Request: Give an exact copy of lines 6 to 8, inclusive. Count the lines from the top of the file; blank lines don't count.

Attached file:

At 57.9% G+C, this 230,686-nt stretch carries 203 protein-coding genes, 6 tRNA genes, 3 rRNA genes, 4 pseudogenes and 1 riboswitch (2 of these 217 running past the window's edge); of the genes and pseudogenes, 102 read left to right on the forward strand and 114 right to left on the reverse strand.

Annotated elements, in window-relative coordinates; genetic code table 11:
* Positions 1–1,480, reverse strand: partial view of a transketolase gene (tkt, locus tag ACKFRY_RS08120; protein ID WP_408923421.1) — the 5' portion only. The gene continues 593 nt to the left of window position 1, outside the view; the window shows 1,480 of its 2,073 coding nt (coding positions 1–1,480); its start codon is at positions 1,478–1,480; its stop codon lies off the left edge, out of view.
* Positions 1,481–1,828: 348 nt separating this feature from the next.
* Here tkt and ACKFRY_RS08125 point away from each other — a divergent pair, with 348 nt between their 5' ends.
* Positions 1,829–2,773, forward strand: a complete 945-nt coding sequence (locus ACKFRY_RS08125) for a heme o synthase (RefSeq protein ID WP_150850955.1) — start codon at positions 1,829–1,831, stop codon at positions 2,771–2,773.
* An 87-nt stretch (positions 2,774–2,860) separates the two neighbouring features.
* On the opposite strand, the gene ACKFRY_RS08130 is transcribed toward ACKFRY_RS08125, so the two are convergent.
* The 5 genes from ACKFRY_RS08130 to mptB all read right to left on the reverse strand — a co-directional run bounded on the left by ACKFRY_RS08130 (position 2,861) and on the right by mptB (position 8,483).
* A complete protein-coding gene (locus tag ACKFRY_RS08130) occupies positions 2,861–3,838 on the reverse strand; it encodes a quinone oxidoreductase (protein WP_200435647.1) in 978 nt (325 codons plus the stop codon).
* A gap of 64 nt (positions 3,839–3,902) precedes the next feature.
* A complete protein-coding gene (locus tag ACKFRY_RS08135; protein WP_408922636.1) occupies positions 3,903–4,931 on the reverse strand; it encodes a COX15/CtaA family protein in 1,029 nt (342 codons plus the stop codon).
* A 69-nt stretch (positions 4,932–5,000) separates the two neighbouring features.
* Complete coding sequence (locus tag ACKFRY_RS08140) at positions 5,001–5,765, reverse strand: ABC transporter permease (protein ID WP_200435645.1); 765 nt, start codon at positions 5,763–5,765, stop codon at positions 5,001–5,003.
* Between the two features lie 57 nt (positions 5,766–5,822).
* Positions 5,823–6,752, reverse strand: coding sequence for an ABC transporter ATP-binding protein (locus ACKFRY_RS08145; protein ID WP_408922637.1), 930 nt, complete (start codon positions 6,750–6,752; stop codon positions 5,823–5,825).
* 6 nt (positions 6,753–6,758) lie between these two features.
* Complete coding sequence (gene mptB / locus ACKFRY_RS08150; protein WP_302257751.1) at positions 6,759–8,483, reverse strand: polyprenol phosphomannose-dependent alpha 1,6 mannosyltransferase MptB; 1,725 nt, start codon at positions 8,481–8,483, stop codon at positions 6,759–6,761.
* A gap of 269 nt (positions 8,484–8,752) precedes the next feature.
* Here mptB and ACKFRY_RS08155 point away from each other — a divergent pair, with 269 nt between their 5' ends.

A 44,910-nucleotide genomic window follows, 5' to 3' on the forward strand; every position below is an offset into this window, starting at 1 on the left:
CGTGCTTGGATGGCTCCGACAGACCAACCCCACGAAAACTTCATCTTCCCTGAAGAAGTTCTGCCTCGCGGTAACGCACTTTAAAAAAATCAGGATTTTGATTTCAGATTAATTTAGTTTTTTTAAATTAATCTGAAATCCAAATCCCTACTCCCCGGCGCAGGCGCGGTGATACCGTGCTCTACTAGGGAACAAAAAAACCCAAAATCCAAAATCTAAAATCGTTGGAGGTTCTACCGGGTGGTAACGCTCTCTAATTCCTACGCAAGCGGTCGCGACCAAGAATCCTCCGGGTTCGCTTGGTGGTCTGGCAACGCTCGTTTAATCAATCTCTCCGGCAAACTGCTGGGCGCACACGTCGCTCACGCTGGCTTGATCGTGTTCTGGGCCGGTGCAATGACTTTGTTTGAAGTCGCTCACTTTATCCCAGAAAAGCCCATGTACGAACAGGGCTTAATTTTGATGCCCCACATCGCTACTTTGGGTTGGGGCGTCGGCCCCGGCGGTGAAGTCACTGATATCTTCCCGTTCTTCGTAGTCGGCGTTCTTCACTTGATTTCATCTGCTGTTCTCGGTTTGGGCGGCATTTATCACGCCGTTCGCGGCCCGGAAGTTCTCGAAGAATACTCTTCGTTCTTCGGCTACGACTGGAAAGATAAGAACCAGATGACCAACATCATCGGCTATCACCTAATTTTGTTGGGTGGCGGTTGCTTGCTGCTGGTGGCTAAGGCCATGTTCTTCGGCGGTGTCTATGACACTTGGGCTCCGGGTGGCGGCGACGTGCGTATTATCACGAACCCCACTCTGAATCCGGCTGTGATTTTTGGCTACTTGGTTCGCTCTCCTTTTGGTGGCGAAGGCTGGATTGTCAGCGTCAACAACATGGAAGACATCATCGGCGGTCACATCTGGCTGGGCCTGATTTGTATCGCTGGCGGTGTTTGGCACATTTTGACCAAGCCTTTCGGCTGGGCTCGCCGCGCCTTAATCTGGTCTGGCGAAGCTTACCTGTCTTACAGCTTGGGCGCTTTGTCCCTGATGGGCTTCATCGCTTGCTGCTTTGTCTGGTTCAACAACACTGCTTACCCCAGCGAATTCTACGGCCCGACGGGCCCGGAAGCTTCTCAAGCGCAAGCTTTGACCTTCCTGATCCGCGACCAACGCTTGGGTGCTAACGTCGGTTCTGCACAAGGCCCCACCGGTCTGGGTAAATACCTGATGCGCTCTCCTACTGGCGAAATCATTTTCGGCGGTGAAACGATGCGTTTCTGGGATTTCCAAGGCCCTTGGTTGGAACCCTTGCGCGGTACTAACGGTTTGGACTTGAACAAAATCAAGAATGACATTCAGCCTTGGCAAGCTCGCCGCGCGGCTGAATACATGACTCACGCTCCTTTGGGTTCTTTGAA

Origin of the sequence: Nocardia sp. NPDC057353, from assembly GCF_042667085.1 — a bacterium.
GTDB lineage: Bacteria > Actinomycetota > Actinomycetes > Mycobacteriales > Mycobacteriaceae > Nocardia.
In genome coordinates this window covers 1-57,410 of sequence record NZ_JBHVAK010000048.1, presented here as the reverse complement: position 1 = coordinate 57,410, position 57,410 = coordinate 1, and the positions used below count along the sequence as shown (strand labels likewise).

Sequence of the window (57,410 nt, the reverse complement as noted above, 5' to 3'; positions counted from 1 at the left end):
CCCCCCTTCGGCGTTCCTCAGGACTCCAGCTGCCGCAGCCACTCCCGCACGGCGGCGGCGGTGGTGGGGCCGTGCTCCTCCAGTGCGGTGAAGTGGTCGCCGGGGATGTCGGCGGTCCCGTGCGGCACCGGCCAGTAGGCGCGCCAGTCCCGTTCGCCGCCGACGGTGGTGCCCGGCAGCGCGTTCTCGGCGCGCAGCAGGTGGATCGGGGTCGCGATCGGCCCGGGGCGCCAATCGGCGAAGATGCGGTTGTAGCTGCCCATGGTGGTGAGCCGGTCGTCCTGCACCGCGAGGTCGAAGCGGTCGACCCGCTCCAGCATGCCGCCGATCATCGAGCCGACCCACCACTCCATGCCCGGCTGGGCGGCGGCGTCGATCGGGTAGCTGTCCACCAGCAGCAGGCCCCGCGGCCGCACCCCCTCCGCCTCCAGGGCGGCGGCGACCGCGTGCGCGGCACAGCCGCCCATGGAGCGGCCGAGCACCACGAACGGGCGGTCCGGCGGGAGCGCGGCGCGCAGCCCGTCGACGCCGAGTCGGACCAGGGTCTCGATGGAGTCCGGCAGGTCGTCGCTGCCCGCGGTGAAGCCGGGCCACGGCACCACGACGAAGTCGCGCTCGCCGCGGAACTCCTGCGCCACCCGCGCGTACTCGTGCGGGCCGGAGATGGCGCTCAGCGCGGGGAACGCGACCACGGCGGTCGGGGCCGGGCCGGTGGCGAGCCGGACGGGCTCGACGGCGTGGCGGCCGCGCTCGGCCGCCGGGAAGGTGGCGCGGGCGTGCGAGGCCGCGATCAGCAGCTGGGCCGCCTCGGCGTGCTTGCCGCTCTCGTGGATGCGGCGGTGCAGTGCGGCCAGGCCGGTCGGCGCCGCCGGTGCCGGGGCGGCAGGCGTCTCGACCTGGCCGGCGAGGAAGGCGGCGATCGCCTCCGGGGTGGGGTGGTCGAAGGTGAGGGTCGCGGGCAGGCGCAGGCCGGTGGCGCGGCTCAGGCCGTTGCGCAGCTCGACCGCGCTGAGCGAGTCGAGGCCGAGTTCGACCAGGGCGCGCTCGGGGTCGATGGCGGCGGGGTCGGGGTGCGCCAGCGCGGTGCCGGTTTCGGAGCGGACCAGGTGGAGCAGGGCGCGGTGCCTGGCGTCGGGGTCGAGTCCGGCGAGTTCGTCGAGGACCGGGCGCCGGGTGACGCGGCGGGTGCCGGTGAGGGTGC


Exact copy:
* Positions 1,829–2,773, forward strand: a complete 945-nt coding sequence (locus ACKFRY_RS08125) for a heme o synthase (RefSeq protein ID WP_150850955.1) — start codon at positions 1,829–1,831, stop codon at positions 2,771–2,773.
* An 87-nt stretch (positions 2,774–2,860) separates the two neighbouring features.
* On the opposite strand, the gene ACKFRY_RS08130 is transcribed toward ACKFRY_RS08125, so the two are convergent.